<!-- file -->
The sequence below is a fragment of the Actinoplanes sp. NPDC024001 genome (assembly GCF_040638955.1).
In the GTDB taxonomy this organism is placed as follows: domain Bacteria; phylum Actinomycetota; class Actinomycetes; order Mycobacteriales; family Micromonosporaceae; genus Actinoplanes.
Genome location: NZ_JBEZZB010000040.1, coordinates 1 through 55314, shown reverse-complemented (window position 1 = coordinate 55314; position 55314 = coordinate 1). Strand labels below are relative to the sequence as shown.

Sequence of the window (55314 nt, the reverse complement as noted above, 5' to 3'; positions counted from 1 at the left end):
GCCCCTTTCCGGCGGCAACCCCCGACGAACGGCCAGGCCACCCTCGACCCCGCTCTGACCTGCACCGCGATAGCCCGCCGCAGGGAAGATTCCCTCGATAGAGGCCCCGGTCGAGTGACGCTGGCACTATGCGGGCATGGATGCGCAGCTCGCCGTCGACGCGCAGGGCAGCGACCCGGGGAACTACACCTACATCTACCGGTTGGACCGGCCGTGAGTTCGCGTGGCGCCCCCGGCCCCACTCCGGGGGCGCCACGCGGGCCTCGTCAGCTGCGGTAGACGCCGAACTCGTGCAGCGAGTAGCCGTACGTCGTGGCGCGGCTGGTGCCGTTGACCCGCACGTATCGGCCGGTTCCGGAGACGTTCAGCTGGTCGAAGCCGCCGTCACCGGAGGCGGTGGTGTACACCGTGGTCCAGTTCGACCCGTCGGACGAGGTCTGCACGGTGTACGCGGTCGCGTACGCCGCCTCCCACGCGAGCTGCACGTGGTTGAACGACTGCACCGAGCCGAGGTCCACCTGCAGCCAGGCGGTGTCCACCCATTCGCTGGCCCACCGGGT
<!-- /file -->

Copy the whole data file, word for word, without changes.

The sequence below is a fragment of the Actinoplanes sp. NPDC024001 genome (assembly GCF_040638955.1).
In the GTDB taxonomy this organism is placed as follows: domain Bacteria; phylum Actinomycetota; class Actinomycetes; order Mycobacteriales; family Micromonosporaceae; genus Actinoplanes.
Genome location: NZ_JBEZZB010000040.1, coordinates 1 through 55314, shown reverse-complemented (window position 1 = coordinate 55314; position 55314 = coordinate 1). Strand labels below are relative to the sequence as shown.

Sequence of the window (55314 nt, the reverse complement as noted above, 5' to 3'; positions counted from 1 at the left end):
GCCCCTTTCCGGCGGCAACCCCCGACGAACGGCCAGGCCACCCTCGACCCCGCTCTGACCTGCACCGCGATAGCCCGCCGCAGGGAAGATTCCCTCGATAGAGGCCCCGGTCGAGTGACGCTGGCACTATGCGGGCATGGATGCGCAGCTCGCCGTCGACGCGCAGGGCAGCGACCCGGGGAACTACACCTACATCTACCGGTTGGACCGGCCGTGAGTTCGCGTGGCGCCCCCGGCCCCACTCCGGGGGCGCCACGCGGGCCTCGTCAGCTGCGGTAGACGCCGAACTCGTGCAGCGAGTAGCCGTACGTCGTGGCGCGGCTGGTGCCGTTGACCCGCACGTATCGGCCGGTTCCGGAGACGTTCAGCTGGTCGAAGCCGCCGTCACCGGAGGCGGTGGTGTACACCGTGGTCCAGTTCGACCCGTCGGACGAGGTCTGCACGGTGTACGCGGTCGCGTACGCCGCCTCCCACGCGAGCTGCACGTGGTTGAACGACTGCACCGAGCCGAGGTCCACCTGCAGCCAGGCGGTGTCCACCCATTCGCTGGCCCACCGGGT